Second-hand tobacco smoke at work kills hundreds of Britons each year - including almost one hospitality industry worker a week, a study says.
The government is reluctant to ban smoking in the workplace
Thousands more are dying from passive smoking at home, according to researchers at Imperial College London.
The figures were released ahead of a conference on smoking in London.
Doctors said they highlight the need for a workplace smoking ban, but pro-smoking group Forest called for hard evidence passive smoking was a killer.
Professor Konrad Jamrozik looked at the number of people who died from lung cancer, heart disease and stroke in England and Wales in 2002.
He then calculated how many of these would have died as a result of being exposed to second-hand tobacco smoke using a special mathematical formula.
This formula was based on information from other studies on the risks of dying from lung cancer, heart disease and cancer as a result of passive smoking.
About 30% of adults under the age of 65 smoke. An estimated 42% of people under the age of 65 are exposed to tobacco smoke at home and 11% at work.
According to Professor Jamrozik's calculations, approximately 700 people die from lung cancer, heart disease or stroke because of passive smoking at work.
Another 3,600 people die as a result of second-hand smoke at home.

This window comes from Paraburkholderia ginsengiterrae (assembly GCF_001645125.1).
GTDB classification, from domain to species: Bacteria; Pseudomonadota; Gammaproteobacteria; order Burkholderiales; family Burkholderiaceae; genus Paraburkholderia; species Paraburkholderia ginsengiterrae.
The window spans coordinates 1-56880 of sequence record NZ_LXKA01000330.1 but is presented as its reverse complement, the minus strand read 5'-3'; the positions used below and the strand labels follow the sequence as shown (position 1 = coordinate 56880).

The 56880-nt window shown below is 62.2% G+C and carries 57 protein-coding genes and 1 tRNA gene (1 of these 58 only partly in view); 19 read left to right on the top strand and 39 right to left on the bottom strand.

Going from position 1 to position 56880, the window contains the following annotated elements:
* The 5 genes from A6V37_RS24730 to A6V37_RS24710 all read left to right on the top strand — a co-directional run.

He also estimated that passive smoking kills one person working in the hospitality industry every week.
Professor Jamrozik said the figures were probably the most accurate estimates available at the moment.
"In the absence of a direct observational study, I feel this research is the best evidence we have in this country to show the effects of passive smoking in the workplace," he told the BBC.
Professor Carol Black, president of the Royal College of Physicians, urged the government to ban smoking in workplaces.
"Environmental tobacco smoke in pubs, bars, restaurants and other public places is seriously damaging to the health of employees as well as the general public.
"Making these places smoke-free not only protects vulnerable staff and the public, it will also help over 300,000 people in Britain to stop smoking completely."
However, Forest rejected that idea.
"Once again we are presented with estimates, calculations and 'likely risk'," said Simon Clark, its director.
"Where is the hard evidence that passive smoking is killing people? If one person dies every week from passive smoking at work, as the anti-smokers claim, it's time to name names.
"Let's have proof, not statistics based on very dubious science."
He added: "A total ban on smoking indoors should be a last resort, not a first option.
"What's wrong with a choice of designated smoking areas or better ventilation that allow people to smoke without bothering non-smokers?"
The UK government has so far resisted calls to ban smoking in the workplace. This is despite calls to do so from the chief medical officers of England and Scotland.
Ministers have said they prefer a voluntary approach rather than following Ireland and introducing a ban.